The web portal used by millions of consumers to get health insurance coverage under President Barack Obama's law logged 316 security incidents in just under 18 months, said a report Wednesday by nonpartisan congressional investigators.
The Government Accountability Office said none of the security incidents appeared to have led to the release of sensitive data on HealthCare.gov, such as names, birth dates, addresses, Social Security numbers, financial information, or other personal information. Most of the incidents appeared to have involved electronic probing by hackers.
However, GAO said it identified weaknesses protecting sensitive information that flows through a key part of the HealthCare.gov system called the data services hub. Operating behind the scenes, the hub pings federal agencies such as Social Security, IRS and Homeland Security to verify the personal details of consumers.
Overall, 41 of the security incidents involved personal information that was either not properly secured or was exposed to someone who wasn't authorized to see it. Nearly all of those were classified as having a moderately serious impact.
Federal computer systems—from the Defense Department to the White House—are frequent targets for hackers. The incidents on HealthCare.gov took place between October 2013 and March 2015. The health insurance website offers subsidized private plans for people who don't have access to workplace coverage.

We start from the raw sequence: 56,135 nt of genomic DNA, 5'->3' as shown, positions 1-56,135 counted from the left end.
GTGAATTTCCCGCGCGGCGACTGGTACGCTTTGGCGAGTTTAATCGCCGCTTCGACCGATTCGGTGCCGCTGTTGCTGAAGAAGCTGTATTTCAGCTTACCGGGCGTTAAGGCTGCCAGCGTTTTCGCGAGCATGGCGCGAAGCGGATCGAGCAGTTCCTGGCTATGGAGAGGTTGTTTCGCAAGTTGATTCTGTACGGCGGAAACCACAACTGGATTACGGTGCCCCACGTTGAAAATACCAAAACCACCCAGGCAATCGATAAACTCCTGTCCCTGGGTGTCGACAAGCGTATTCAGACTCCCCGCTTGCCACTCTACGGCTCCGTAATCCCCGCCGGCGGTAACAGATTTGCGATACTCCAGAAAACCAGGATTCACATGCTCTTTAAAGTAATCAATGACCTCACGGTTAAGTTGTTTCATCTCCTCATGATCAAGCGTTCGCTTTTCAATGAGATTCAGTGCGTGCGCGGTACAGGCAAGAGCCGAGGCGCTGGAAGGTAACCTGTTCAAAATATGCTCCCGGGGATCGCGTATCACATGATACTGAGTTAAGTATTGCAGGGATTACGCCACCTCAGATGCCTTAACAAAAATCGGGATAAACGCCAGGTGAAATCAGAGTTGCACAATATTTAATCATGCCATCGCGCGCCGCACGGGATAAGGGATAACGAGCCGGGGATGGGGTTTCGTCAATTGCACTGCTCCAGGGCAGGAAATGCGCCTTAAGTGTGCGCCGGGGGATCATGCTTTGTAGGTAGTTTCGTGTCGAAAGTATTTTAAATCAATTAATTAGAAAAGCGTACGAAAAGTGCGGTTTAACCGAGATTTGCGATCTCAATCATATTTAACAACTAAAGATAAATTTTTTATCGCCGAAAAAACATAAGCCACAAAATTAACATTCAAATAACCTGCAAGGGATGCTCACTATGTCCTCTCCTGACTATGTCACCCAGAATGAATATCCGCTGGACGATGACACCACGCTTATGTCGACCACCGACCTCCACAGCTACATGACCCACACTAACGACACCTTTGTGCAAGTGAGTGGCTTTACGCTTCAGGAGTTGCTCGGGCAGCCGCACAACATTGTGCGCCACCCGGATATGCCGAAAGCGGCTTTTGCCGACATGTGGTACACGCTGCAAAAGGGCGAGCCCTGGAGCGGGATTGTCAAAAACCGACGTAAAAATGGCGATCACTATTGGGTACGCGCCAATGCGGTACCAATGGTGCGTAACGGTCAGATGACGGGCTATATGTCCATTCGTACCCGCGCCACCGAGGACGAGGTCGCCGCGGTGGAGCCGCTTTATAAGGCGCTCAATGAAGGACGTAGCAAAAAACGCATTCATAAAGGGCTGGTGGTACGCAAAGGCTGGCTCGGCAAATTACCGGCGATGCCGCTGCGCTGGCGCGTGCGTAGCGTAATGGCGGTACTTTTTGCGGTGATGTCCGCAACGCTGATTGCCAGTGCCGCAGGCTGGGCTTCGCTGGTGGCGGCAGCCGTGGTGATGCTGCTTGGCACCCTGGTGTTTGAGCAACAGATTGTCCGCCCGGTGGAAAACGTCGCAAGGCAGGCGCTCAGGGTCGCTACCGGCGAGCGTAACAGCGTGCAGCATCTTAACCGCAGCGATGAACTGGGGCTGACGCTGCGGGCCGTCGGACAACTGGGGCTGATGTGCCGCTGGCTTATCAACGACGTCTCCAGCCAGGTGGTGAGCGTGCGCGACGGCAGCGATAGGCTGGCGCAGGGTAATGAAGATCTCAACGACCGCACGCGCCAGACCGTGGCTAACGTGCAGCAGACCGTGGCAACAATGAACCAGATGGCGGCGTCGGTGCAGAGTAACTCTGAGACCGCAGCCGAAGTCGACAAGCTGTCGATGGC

HealthCare.gov's data hub is one of the administration's major technology projects, and has generally been regarded as successful. Even as the consumer-facing part of HealthCare.gov crashed during the botched rollout of the health care law in 2013, the hub continued to operate smoothly.
However, GAO said it found shortcomings with the hub, including insufficiently tight restrictions on "administrator privileges" that allow a user broad access throughout the system, inconsistent use of security fixes, and an administrative network that was not properly secured.
GAO said it also found security weaknesses in health insurance websites operated by three states. It faulted the federal government for not closely monitoring state-based health insurance websites. Twelve states, and Washington, D.C., run their own websites.
The report was released by Republican committee chairmen in the House and Senate on the sixth anniversary of the health care law, even as the administration was talking up the achievements of the Affordable Care Act, notably millions more people with coverage. The lawmakers are asking the administration for more information on security issues.
In a formal response to the report, the Health and Human Services department said the security and privacy of consumer data is a top priority. The administration accepted GAO's recommendations for improvements.
Separately, GAO said it also submitted 27 cybersecurity recommendations in a separate report that isn't being made public because of its sensitive nature.
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